Is the Government's new anti-terror legislation what we need to fight terrorism? Political Editor Jonathan Walker examines the issue...
We all condemn terrorism. But it?s still one of those topics best avoided in polite conversation.
Any in-depth debate will reveal there is, in fact, a wide range of views on this highlyemotive topic.
Some people have no sympathy with anyone who carries out a suicide bombing, hijacking or other terrorist activity.
But others are willing to go as far, at least, as saying they understand how some terrorists feel.
Cherie Blair (pictured), the Prime Minister?s wife, once claimed young Palestinians felt they had ?no hope? but to blow themselves up.
And Jenny Tonge, a former Liberal Democrat frontbencher, was sacked by her party leader after saying about suicide bombers: ?If I had to live in that situation ? and I say that advisedly ? I might just consider becoming one myself.?
Now the Government is clamping down on loose talk which could be seen as glorifying terrorism.
The new laws are not, of course, designed to catch out people like Mrs Blair.
Instead, they are targeted at people who preach sermons or distribute articles and DVDs praising terrorists.
The measure, contained in the Government?s Terrorism Bill, is a response to fears that presenting terrorists as heroes who have carried out God?s will entices others to follow in their footsteps.
But the proposals face strong opposition in the House of Commons.
Earlier this week, the Government?s majority was slashed to just one in a vote on the proposal.
Critics have a number of concerns. For a start, they believe it should only be a crime to praise or defend terrorists if your intention is to encourage people to commit violence.
Expressing an opinion without any such intention should not be a crime, they argue.
And there also point out that, rightly or wrongly, there are some people in this country who do support acts which might be seen as terrorism.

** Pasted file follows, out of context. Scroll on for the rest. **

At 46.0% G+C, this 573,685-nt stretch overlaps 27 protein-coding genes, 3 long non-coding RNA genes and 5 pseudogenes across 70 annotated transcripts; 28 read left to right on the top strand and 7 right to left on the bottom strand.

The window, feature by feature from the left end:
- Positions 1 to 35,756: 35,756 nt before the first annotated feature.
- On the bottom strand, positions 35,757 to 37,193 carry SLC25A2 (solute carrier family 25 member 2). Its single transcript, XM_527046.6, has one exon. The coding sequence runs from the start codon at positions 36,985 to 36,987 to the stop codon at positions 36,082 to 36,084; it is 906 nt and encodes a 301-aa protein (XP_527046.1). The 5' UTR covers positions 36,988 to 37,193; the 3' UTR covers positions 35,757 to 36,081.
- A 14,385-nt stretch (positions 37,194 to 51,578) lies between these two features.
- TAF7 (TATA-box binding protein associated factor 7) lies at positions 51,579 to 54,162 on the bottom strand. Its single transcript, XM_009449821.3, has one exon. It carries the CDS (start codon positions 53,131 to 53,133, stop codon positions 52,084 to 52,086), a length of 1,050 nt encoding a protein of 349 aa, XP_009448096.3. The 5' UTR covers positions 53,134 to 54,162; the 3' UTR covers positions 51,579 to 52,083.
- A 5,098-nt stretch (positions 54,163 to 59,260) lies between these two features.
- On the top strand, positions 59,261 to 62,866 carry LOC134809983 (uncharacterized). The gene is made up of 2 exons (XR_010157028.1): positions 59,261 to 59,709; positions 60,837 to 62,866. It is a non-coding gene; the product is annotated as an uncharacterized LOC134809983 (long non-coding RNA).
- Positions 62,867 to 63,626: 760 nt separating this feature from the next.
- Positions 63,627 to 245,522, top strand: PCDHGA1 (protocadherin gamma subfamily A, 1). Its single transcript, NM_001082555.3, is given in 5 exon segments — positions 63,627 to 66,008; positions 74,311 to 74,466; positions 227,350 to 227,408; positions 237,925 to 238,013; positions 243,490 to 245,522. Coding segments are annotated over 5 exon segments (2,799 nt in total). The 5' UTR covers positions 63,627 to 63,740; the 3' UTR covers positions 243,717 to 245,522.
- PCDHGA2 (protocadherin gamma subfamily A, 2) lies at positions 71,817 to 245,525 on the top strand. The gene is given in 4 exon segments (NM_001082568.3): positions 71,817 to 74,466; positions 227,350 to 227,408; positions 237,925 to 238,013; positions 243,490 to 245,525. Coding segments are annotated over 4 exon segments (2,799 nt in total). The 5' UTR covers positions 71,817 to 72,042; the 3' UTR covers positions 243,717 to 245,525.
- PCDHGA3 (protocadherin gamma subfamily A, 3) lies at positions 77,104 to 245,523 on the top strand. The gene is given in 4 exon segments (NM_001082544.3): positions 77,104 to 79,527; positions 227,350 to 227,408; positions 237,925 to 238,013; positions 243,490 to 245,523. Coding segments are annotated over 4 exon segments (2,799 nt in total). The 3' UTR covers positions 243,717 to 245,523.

Some Muslims with strong views on the Israel-Palestine conflict may feel it is acceptable to attack Israeli civilians in certain circumstances, such as if they are living in the West Bank, which is seen as Palestinian land occupied by Israel.
They may also feel that military action by the Israeli army in which civilians are killed is just another form of terrorism.
Critics such as Richard Burden, Labour MP for Northfield, fear the Terrorism Bill will turn anyone holding these views into criminals, while supporters of Israel will still be able to speak freely.
There are also concerns about plans to let police hold terrorist suspects for up to 90 days ? before charges are bought.
At the moment, police have to bring charges within 14 days or let suspects go.
Officers say they need the extra time to gather evidence for what can be extremely complicated and difficult cases.
The alternative is to allow people they know are terrorists to walk free, because it takes more than two weeks to build a case.
But civil liberties groups say holding suspects for 90 days is effectively internment.
The Terrorism Bill receives its third reading in the Commons next week.
Is the Government's new anti-terror legislation what we need to fight terrorism? Read the arguments for: